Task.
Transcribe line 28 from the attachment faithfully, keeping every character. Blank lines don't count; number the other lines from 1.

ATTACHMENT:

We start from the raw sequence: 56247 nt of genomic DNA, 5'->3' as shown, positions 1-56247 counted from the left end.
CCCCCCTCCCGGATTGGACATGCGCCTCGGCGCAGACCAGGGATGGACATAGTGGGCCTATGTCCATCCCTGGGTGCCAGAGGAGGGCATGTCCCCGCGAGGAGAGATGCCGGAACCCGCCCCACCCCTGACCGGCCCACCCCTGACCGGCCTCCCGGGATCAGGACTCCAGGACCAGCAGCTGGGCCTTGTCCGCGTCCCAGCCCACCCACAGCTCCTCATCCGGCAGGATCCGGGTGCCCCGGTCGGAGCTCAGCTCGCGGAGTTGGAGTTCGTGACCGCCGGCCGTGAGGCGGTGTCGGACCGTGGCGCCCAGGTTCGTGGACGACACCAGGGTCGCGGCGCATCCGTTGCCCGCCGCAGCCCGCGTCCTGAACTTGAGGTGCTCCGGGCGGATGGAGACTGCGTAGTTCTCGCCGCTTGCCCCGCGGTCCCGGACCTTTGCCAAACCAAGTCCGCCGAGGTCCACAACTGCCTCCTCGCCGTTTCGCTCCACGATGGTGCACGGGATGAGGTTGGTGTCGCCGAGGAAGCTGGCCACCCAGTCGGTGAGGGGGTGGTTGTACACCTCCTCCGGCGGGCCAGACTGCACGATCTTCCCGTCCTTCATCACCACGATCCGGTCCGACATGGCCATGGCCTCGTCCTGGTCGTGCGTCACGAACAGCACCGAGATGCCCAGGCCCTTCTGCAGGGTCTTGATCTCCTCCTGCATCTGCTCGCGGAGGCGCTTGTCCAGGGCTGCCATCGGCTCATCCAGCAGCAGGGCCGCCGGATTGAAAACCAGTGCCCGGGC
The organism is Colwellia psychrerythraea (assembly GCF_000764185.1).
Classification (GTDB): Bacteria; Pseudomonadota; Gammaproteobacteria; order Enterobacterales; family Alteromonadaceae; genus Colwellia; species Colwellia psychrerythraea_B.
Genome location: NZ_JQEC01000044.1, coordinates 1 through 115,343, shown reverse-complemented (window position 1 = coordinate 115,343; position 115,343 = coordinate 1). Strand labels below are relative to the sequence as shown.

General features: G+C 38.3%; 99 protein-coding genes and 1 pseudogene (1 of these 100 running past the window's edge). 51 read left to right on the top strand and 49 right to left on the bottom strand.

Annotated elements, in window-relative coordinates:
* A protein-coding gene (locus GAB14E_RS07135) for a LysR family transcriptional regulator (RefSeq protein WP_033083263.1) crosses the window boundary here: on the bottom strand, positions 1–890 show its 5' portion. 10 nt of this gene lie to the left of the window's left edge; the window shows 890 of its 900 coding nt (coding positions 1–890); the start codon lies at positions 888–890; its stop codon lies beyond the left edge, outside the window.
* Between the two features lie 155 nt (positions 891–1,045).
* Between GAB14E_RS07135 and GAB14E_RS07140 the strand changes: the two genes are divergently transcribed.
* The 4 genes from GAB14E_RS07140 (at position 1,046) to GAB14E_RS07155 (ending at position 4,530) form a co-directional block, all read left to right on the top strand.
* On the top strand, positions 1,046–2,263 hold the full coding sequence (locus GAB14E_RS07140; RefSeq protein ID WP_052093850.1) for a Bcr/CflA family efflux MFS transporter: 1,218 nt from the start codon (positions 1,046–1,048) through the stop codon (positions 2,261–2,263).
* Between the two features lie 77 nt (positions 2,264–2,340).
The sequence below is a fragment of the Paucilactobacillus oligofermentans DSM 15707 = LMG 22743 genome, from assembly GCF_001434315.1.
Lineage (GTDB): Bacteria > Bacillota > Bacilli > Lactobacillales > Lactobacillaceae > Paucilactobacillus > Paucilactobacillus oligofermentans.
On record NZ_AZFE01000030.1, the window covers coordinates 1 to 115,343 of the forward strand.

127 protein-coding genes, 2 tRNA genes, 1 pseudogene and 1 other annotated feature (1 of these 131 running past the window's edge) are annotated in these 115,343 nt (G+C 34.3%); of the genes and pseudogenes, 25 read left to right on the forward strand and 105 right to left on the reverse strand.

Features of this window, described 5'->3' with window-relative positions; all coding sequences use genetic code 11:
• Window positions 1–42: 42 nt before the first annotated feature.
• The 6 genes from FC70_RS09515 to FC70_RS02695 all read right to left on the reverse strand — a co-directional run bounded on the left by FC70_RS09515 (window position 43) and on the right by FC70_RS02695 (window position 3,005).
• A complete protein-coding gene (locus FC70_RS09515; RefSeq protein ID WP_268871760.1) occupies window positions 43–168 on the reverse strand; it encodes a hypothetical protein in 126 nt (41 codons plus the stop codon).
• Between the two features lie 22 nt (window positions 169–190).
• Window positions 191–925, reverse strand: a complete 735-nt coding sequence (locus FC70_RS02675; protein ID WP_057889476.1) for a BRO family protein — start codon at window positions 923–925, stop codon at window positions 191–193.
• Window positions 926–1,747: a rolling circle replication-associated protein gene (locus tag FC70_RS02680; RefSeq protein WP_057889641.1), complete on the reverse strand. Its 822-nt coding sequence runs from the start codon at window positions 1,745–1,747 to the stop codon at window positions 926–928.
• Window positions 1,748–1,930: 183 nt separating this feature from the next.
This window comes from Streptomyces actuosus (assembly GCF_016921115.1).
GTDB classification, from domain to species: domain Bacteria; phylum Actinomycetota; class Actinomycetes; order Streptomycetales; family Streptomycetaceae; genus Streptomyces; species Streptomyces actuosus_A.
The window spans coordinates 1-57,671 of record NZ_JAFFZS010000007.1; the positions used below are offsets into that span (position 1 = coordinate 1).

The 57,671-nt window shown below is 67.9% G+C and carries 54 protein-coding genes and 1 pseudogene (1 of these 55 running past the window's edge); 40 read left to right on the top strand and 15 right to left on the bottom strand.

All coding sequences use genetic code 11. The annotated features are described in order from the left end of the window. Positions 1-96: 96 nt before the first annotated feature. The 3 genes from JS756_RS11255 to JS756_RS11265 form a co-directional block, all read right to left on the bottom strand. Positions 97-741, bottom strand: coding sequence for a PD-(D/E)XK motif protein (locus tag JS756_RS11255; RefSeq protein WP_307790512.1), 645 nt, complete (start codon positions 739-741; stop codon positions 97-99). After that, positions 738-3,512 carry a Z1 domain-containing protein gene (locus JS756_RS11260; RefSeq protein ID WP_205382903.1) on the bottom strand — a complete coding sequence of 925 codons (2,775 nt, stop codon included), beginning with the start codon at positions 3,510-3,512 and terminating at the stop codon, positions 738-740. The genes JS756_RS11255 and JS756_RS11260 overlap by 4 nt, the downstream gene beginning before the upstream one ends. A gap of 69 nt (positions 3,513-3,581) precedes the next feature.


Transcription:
The window spans coordinates 1-57,671 of record NZ_JAFFZS010000007.1; the positions used below are offsets into that span (position 1 = coordinate 1).